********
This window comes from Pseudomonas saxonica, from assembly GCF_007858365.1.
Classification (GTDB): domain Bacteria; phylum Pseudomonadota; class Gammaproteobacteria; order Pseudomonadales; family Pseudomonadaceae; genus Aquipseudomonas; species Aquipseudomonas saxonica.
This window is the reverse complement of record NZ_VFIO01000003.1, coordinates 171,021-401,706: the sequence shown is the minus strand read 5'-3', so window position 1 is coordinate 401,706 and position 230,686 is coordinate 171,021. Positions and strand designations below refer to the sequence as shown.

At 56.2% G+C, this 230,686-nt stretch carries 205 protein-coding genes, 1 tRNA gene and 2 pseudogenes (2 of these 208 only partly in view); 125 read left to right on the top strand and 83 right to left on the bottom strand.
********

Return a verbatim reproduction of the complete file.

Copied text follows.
This window comes from Pseudomonas saxonica, from assembly GCF_007858365.1.
Classification (GTDB): domain Bacteria; phylum Pseudomonadota; class Gammaproteobacteria; order Pseudomonadales; family Pseudomonadaceae; genus Aquipseudomonas; species Aquipseudomonas saxonica.
This window is the reverse complement of record NZ_VFIO01000003.1, coordinates 171,021-401,706: the sequence shown is the minus strand read 5'-3', so window position 1 is coordinate 401,706 and position 230,686 is coordinate 171,021. Positions and strand designations below refer to the sequence as shown.

At 56.2% G+C, this 230,686-nt stretch carries 205 protein-coding genes, 1 tRNA gene and 2 pseudogenes (2 of these 208 only partly in view); 125 read left to right on the top strand and 83 right to left on the bottom strand.